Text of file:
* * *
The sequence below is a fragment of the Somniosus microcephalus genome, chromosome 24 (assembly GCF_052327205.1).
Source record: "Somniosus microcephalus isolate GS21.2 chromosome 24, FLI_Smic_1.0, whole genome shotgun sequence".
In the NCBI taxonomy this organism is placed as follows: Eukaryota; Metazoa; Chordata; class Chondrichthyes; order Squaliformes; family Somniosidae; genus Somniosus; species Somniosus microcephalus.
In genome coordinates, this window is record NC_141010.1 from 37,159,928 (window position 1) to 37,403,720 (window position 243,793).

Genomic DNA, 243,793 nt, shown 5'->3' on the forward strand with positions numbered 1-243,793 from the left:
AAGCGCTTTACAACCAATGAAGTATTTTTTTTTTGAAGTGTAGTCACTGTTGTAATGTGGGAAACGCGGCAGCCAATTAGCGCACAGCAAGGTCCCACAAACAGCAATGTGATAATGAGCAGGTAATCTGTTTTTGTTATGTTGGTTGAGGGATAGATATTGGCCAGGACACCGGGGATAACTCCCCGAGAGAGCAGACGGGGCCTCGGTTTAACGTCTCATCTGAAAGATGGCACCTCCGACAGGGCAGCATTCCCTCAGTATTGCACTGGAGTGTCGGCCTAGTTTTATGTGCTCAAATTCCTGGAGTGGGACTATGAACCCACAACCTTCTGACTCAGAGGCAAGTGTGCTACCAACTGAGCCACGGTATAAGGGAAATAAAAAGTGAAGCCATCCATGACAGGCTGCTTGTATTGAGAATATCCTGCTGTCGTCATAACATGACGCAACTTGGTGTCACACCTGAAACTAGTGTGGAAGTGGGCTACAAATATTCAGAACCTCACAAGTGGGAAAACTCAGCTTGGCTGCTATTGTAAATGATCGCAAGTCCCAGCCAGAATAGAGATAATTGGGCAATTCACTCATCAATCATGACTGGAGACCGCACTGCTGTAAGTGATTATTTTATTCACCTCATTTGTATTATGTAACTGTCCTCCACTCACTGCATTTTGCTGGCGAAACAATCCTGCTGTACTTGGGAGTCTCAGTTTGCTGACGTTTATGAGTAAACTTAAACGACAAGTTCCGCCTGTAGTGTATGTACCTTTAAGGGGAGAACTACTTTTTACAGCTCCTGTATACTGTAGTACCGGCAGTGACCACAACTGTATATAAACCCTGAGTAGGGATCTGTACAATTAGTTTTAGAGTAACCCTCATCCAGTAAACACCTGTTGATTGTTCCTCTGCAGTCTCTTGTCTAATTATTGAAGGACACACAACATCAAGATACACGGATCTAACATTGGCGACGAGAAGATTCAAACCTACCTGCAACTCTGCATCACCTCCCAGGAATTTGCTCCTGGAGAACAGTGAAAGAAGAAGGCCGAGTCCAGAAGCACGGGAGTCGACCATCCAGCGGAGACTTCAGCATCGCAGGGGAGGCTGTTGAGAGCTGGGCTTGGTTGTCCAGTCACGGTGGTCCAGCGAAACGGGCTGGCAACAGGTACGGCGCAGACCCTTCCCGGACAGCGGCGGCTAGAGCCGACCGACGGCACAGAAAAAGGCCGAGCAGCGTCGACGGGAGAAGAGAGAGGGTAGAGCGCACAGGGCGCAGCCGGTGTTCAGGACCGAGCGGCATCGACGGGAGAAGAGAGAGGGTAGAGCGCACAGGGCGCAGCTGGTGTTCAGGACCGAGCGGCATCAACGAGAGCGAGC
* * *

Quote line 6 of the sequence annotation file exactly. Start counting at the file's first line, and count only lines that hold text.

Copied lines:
AAGCGCTTTACAACCAATGAAGTATTTTTTTTTTGAAGTGTAGTCACTGTTGTAATGTGGGAAACGCGGCAGCCAATTAGCGCACAGCAAGGTCCCACAAACAGCAATGTGATAATGAGCAGGTAATCTGTTTTTGTTATGTTGGTTGAGGGATAGATATTGGCCAGGACACCGGGGATAACTCCCCGAGAGAGCAGACGGGGCCTCGGTTTAACGTCTCATCTGAAAGATGGCACCTCCGACAGGGCAGCATTCCCTCAGTATTGCACTGGAGTGTCGGCCTAGTTTTATGTGCTCAAATTCCTGGAGTGGGACTATGAACCCACAACCTTCTGACTCAGAGGCAAGTGTGCTACCAACTGAGCCACGGTATAAGGGAAATAAAAAGTGAAGCCATCCATGACAGGCTGCTTGTATTGAGAATATCCTGCTGTCGTCATAACATGACGCAACTTGGTGTCACACCTGAAACTAGTGTGGAAGTGGGCTACAAATATTCAGAACCTCACAAGTGGGAAAACTCAGCTTGGCTGCTATTGTAAATGATCGCAAGTCCCAGCCAGAATAGAGATAATTGGGCAATTCACTCATCAATCATGACTGGAGACCGCACTGCTGTAAGTGATTATTTTATTCACCTCATTTGTATTATGTAACTGTCCTCCACTCACTGCATTTTGCTGGCGAAACAATCCTGCTGTACTTGGGAGTCTCAGTTTGCTGACGTTTATGAGTAAACTTAAACGACAAGTTCCGCCTGTAGTGTATGTACCTTTAAGGGGAGAACTACTTTTTACAGCTCCTGTATACTGTAGTACCGGCAGTGACCACAACTGTATATAAACCCTGAGTAGGGATCTGTACAATTAGTTTTAGAGTAACCCTCATCCAGTAAACACCTGTTGATTGTTCCTCTGCAGTCTCTTGTCTAATTATTGAAGGACACACAACATCAAGATACACGGATCTAACATTGGCGACGAGAAGATTCAAACCTACCTGCAACTCTGCATCACCTCCCAGGAATTTGCTCCTGGAGAACAGTGAAAGAAGAAGGCCGAGTCCAGAAGCACGGGAGTCGACCATCCAGCGGAGACTTCAGCATCGCAGGGGAGGCTGTTGAGAGCTGGGCTTGGTTGTCCAGTCACGGTGGTCCAGCGAAACGGGCTGGCAACAGGTACGGCGCAGACCCTTCCCGGACAGCGGCGGCTAGAGCCGACCGACGGCACAGAAAAAGGCCGAGCAGCGTCGACGGGAGAAGAGAGAGGGTAGAGCGCACAGGGCGCAGCCGGTGTTCAGGACCGAGCGGCATCGACGGGAGAAGAGAGAGGGTAGAGCGCACAGGGCGCAGCTGGTGTTCAGGACCGAGCGGCATCAACGAGAGCGAGC